- Vegetables: cabbages, cucurbits, greens (leafy), sweet potatoes, tomatoes
- Crop Production: food processing, food processing facilities/community kitchens, Measurement of and markets for produce seconds and culls (sometimes referred to as food 'waste' or loss)
- Education and Training: on-farm/ranch research
- Farm Business Management: market study
- Sustainable Communities: local and regional food systems, food loss on-farm
The goal of this project was to increase the economic and environmental sustainability of produce growers by developing and disseminating approaches to utilize produce that typically goes unharvested. Fruit and vegetables that never reach the consumer represent losses of water, chemical inputs, labor, and land, in addition to the loss of nutrient-dense, recoverable food. Measuring, understanding, and ultimately reducing farm-level production losses can benefit the environment, the profitability of the grower, and society. This project took a supply chain approach—with research and education activities along the supply chain from farm through intermediary buyers and commercial food preparers—with the goal of identifying and piloting economically efficient ways to minimize production loss, and, in turn, augment farm revenues.
The accomplishments from this project, as detailed in this report, derive from our applied research activities of creating a field-loss measurement protocol, accurately measuring field loss in cooperation with our farmer-cooperators, quantifying the volume of loss by quality category for 13 commonly grown Southeastern U.S. produce crops, quantifying the value of this loss in terms of costs and returns for farmers, and evaluating the practical viability of potential market channels by leveraging our contacts along the produce supply chain. Project members disseminated findings through journal and extension publications, trade publications, videos, and presentations to growers and to researchers. In this final report we briefly present findings by original project objective, and reference project outputs (articles, etc.) where readers can access additional information.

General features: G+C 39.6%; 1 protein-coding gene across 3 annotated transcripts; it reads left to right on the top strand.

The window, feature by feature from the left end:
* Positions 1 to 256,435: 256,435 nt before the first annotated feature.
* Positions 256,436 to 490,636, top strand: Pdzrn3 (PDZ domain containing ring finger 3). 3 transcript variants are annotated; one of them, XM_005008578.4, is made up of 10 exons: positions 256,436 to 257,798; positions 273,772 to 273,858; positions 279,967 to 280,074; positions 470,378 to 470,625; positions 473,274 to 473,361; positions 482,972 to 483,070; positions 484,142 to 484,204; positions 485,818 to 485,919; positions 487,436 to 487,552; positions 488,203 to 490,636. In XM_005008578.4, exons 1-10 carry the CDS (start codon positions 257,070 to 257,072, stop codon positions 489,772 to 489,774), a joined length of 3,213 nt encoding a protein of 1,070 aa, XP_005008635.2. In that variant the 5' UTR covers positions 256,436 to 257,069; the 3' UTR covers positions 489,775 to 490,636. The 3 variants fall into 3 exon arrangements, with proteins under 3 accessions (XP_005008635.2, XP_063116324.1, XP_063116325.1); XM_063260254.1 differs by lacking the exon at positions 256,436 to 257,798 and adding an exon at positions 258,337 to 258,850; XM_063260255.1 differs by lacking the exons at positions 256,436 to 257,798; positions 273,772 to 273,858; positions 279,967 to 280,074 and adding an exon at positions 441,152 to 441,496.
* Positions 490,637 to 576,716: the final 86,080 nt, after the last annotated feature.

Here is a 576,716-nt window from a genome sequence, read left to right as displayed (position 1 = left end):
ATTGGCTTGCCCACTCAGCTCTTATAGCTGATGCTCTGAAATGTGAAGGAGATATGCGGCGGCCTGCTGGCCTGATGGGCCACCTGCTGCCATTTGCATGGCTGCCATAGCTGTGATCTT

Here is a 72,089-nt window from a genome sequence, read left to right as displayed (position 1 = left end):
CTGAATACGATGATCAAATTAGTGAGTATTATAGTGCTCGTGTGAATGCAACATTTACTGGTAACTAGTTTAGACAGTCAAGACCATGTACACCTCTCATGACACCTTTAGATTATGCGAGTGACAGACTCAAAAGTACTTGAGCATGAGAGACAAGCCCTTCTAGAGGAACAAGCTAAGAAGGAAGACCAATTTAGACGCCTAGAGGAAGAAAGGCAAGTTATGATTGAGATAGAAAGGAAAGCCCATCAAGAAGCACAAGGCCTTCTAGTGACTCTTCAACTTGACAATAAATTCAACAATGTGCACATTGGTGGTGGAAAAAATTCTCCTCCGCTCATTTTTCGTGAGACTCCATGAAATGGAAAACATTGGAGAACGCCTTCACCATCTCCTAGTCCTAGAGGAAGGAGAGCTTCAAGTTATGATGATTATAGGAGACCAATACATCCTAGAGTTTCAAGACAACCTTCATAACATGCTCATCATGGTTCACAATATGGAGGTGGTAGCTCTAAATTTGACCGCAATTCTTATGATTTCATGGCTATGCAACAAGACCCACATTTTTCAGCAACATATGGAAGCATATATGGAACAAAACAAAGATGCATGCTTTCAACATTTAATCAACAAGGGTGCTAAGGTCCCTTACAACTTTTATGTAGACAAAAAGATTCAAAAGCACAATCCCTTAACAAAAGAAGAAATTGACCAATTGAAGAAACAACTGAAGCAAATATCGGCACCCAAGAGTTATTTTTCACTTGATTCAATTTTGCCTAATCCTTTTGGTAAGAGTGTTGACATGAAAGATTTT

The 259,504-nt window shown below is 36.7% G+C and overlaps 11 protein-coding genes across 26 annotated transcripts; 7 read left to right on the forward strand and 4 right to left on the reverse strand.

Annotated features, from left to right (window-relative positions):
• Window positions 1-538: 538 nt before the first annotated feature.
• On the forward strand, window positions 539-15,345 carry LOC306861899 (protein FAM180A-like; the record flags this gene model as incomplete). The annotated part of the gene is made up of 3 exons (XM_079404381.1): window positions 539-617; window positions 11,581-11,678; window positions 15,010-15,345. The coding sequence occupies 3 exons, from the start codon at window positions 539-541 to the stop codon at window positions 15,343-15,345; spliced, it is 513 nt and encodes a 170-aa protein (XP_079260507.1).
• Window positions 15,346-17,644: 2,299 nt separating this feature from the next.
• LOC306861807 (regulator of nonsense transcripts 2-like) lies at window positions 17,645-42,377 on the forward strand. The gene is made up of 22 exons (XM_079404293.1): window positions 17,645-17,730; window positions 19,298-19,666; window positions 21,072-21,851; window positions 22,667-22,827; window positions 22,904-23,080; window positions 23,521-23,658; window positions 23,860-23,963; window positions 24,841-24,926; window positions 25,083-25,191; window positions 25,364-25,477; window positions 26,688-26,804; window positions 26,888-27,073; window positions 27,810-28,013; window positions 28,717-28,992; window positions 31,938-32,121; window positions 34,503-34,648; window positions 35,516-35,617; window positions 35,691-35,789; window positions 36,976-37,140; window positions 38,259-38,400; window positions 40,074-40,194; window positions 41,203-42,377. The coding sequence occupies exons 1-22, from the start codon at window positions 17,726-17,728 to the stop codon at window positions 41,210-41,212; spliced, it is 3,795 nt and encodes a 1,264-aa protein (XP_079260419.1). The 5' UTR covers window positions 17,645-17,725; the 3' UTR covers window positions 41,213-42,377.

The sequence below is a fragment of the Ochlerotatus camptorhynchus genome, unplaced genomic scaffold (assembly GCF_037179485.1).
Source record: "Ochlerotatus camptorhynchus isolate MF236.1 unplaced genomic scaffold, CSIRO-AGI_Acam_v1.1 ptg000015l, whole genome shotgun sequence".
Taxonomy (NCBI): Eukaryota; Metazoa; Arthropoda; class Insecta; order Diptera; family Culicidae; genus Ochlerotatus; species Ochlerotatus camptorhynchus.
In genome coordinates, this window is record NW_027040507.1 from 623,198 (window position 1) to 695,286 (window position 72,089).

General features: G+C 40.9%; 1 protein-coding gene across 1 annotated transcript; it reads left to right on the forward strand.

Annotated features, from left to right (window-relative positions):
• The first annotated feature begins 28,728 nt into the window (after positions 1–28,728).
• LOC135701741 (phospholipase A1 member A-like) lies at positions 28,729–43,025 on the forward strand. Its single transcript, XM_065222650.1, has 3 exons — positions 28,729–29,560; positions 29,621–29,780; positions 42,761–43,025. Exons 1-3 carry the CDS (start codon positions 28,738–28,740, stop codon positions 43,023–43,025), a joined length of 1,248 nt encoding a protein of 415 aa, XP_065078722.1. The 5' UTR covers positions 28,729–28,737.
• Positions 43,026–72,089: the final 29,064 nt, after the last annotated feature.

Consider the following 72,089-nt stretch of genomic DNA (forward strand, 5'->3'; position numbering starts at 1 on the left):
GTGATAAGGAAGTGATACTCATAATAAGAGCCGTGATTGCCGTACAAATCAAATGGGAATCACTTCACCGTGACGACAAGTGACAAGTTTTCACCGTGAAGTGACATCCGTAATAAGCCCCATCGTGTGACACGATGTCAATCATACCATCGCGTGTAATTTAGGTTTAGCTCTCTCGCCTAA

Our project plan of work was designed to enhance farm economic and environmental sustainability by achieving the following objectives: (1) Provide produce growers with easy-to-utilize protocols to determine the quantity of less than price point (LPP) and cosmetically imperfect (CI) product left in their fields, (2) Conduct economic analysis to understand the impact on farmer profitability of harvesting/selling LPP and CI product, (3) Capitalize on existing relationships with produce buyers including processors to identify win-win scenarios to bring edible but unharvested produce to market, (4) Develop, field test, and economically evaluate a mechanical harvest-aid to efficiently clear and sort product from fields after major harvesting is completed, and (5) Translate and disseminate protocols and outcomes into video and text how-to guides for growers, agricultural educators, researchers, and food recovery organizations. Knowing what volume is lost on-farm and why is a first step to utilizing more of the crop. Connecting this knowledge to the downstream components of the food supply chain—to wholesaler/distributors, processors, and their grocery and food service customers—helps to ensure that our recommendations reflect real-world business circumstances.